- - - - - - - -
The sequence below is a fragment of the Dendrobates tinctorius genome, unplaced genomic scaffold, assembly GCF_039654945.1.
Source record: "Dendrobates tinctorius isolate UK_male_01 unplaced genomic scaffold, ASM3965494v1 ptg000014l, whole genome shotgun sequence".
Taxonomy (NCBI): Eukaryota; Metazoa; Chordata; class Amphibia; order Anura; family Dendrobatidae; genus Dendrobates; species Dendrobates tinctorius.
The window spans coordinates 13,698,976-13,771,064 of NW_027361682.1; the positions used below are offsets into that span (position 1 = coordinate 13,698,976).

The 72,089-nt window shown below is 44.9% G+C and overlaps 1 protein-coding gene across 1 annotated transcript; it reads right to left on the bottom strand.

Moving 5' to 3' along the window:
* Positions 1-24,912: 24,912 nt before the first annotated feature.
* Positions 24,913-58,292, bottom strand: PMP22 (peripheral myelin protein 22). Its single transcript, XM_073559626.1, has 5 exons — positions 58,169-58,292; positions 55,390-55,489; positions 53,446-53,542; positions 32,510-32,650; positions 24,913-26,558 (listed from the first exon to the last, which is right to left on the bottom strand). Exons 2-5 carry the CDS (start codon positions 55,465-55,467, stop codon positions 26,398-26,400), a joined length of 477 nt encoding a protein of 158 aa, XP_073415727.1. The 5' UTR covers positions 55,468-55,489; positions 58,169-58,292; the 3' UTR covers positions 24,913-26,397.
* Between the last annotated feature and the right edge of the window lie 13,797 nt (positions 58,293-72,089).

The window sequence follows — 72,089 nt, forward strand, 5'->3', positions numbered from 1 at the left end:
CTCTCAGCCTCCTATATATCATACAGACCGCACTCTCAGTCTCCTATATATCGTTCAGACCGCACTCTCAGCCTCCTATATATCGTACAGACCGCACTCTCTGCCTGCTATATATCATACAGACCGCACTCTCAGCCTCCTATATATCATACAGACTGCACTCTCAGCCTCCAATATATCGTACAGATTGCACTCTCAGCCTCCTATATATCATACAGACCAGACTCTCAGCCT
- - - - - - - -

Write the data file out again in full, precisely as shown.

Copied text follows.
The sequence below is a fragment of the Dendrobates tinctorius genome, unplaced genomic scaffold, assembly GCF_039654945.1.
Source record: "Dendrobates tinctorius isolate UK_male_01 unplaced genomic scaffold, ASM3965494v1 ptg000014l, whole genome shotgun sequence".
Taxonomy (NCBI): Eukaryota; Metazoa; Chordata; class Amphibia; order Anura; family Dendrobatidae; genus Dendrobates; species Dendrobates tinctorius.
The window spans coordinates 13,698,976-13,771,064 of NW_027361682.1; the positions used below are offsets into that span (position 1 = coordinate 13,698,976).

The 72,089-nt window shown below is 44.9% G+C and overlaps 1 protein-coding gene across 1 annotated transcript; it reads right to left on the bottom strand.

Moving 5' to 3' along the window:
* Positions 1-24,912: 24,912 nt before the first annotated feature.
* Positions 24,913-58,292, bottom strand: PMP22 (peripheral myelin protein 22). Its single transcript, XM_073559626.1, has 5 exons — positions 58,169-58,292; positions 55,390-55,489; positions 53,446-53,542; positions 32,510-32,650; positions 24,913-26,558 (listed from the first exon to the last, which is right to left on the bottom strand). Exons 2-5 carry the CDS (start codon positions 55,465-55,467, stop codon positions 26,398-26,400), a joined length of 477 nt encoding a protein of 158 aa, XP_073415727.1. The 5' UTR covers positions 55,468-55,489; positions 58,169-58,292; the 3' UTR covers positions 24,913-26,397.
* Between the last annotated feature and the right edge of the window lie 13,797 nt (positions 58,293-72,089).

The window sequence follows — 72,089 nt, forward strand, 5'->3', positions numbered from 1 at the left end:
CTCTCAGCCTCCTATATATCATACAGACCGCACTCTCAGTCTCCTATATATCGTTCAGACCGCACTCTCAGCCTCCTATATATCGTACAGACCGCACTCTCTGCCTGCTATATATCATACAGACCGCACTCTCAGCCTCCTATATATCATACAGACTGCACTCTCAGCCTCCAATATATCGTACAGATTGCACTCTCAGCCTCCTATATATCATACAGACCAGACTCTCAGCCT